Secondly, in that the ordained priest is essential to the authentic Catholic community, what is being done in F.T.I.H to promote vocations to the priesthood in F.T.I.H? Whatever roles are handed to the laity must not diminish the unique and essential role of the ordained priestly ministry. Vocations have tumbled since we opened up ministry to the laity, and we need again for the folk to recapture the reality that the ordained priesthood is vital to the Church; not just as ‘magic men’ who administer sacraments but as making present Christ the Head and shepherd of the flock; to remember that they are men who, in union with the bishops, exercise the service of teaching, sanctifying and governing communities of the lay faithful.
F.T.I.H must avoid presenting to the folk a picture of the Church as healthy when a community has no priest, that being the very state of affairs (sheep without shepherds) that Our Lord grieved over: “Seeing the people He felt compassion for them, because they were distressed and dispirited like sheep without a shepherd. Then He said to His disciples, "The harvest is plentiful, but the workers are few. "Therefore beseech the Lord of the harvest to send out labourers to His harvest." (Mark 9v36-37). This is what the Church is pointing out when she says “The activity of a pastoral assistant should be directed to facilitating the ministry of Priests and Deacons, to ensuring that vocations to the Priesthood and Diaconate are awakened ... It must  never be the case that in parishes Priests alternate indiscriminately in shifts of pastoral service with Deacons or laypersons, thus confusing what is specific to each. ((Redemptionis Sacramentum, #150-152. 2004, CDF/CDWDS).
My own suggestion in the present situation would be first, a concerted effort to promote the priesthood by presentations in schools and parishes, so that the folk realise how vital priests are and how holy the work to which they are called. A strategy must be developed to actively promote vocations. Second, where necessary we could unite several communities of lay faithful without a resident Pastor into a ‘pastoral area’, with each pastoral area being served by a Priest as a kind of Head Coach/Manager, with the day to day running of a Parish being undertaken by a Lay Co-ordinator/Captain until such times as vocation drives are successful and the authenticity of the community as both Head and Members is re-established across the board.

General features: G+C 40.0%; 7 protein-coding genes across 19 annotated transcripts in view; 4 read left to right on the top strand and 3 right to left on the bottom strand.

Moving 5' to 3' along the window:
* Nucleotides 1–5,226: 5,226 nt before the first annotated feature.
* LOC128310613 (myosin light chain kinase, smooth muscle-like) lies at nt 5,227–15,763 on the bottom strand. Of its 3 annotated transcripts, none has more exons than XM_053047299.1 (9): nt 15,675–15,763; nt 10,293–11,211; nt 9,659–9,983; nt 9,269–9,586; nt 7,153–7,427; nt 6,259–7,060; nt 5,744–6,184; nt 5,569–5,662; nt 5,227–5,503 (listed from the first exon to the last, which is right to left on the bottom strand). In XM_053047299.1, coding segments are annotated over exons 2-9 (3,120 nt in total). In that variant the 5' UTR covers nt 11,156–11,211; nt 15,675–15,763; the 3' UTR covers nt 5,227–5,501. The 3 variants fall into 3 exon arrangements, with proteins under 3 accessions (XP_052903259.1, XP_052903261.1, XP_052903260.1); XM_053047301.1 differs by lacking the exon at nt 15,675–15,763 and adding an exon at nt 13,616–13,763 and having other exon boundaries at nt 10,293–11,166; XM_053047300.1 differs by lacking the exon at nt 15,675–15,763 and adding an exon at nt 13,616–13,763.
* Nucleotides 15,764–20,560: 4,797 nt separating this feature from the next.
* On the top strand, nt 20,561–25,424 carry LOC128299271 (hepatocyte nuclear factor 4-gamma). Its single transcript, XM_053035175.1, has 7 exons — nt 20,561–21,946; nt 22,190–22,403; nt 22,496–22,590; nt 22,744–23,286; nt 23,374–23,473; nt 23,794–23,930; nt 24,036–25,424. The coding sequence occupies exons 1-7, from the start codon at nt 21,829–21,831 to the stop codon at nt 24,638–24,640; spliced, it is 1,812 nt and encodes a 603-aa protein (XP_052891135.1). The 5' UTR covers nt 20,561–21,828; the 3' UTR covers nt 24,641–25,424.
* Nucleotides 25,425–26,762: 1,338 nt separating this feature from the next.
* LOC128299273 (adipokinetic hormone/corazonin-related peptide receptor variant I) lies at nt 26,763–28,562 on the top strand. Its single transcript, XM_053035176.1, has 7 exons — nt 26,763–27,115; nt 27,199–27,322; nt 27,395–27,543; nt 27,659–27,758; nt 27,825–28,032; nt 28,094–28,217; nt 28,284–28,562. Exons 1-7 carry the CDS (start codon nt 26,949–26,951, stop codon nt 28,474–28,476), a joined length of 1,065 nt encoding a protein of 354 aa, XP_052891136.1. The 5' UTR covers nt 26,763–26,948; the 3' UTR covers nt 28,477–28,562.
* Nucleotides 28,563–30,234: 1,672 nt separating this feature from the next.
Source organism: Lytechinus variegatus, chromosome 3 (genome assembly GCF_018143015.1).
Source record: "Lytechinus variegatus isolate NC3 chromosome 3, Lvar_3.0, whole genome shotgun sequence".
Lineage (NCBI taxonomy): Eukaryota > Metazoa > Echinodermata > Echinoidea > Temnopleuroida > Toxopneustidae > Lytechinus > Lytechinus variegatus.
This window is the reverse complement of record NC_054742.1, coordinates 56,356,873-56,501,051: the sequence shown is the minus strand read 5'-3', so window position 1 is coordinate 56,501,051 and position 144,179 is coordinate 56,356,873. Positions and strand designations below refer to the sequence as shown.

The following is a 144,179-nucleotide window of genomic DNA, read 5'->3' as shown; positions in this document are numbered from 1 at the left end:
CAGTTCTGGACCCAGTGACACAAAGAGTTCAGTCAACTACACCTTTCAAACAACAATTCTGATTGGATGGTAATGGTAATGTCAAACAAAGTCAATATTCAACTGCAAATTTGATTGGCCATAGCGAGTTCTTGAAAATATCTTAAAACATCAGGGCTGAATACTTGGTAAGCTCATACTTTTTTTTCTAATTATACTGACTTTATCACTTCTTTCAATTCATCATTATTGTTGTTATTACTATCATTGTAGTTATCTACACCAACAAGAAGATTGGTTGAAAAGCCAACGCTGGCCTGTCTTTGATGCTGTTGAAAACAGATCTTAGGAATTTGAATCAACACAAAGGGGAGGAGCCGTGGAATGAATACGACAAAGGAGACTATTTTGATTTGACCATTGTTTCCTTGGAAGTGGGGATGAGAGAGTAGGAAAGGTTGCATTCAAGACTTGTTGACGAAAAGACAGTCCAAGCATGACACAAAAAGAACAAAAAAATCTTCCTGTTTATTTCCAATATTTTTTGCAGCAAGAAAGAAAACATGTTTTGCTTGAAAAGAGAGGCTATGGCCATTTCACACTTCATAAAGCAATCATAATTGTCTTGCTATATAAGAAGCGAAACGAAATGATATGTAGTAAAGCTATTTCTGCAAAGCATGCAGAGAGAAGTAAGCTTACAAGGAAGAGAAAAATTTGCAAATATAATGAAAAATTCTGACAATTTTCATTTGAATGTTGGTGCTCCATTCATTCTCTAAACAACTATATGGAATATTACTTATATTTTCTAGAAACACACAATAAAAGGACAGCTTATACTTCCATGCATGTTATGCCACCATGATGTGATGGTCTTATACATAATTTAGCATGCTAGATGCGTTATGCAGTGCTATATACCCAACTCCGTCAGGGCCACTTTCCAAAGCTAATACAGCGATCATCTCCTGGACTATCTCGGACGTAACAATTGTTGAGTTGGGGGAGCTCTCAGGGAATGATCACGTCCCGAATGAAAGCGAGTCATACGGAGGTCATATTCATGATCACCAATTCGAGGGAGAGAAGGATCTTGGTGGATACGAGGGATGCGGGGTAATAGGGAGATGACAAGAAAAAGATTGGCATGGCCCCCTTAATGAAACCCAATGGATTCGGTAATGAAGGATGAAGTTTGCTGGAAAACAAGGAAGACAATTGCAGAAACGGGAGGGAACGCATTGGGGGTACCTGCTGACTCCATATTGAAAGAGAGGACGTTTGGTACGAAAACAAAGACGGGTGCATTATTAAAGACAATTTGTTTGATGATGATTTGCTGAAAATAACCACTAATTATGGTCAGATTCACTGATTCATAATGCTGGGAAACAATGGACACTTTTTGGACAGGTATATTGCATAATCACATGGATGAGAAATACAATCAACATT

I do not think it is for us in 2015 to abandon the model of Church given us in Scripture and Tradition (Revelation) with semantics about lay involvement. Indeed, the teaching of Vatican II is that their authentic call from the Lord is to be the leaven in the world as opposed to substitutes for shepherds: “In the Church there is a diversity of ministry but a oneness of mission. Christ conferred on the Apostles and their successors the duty of teaching, sanctifying, and ruling in His name and power. But the laity likewise share in the priestly, prophetic, and royal office of Christ and therefore have their own share in the mission of the whole people of God in the Church and in the world. Their activity [is] directed to the evangelization and sanctification of men and to the penetrating and perfecting of the temporal order through the spirit of the Gospel. In this way, their temporal activity openly bears witness to Christ and promotes the salvation of men. Since the laity, in accordance with their state of life, live in the midst of the world and its concerns, they are called by God to exercise their apostolate in the world like leaven, with the ardor of the spirit of Christ.” (Apostolicam Actuositatem, #2).
We were invited to share our thoughts; I hope you do not mind (and can appreciate) me doing so.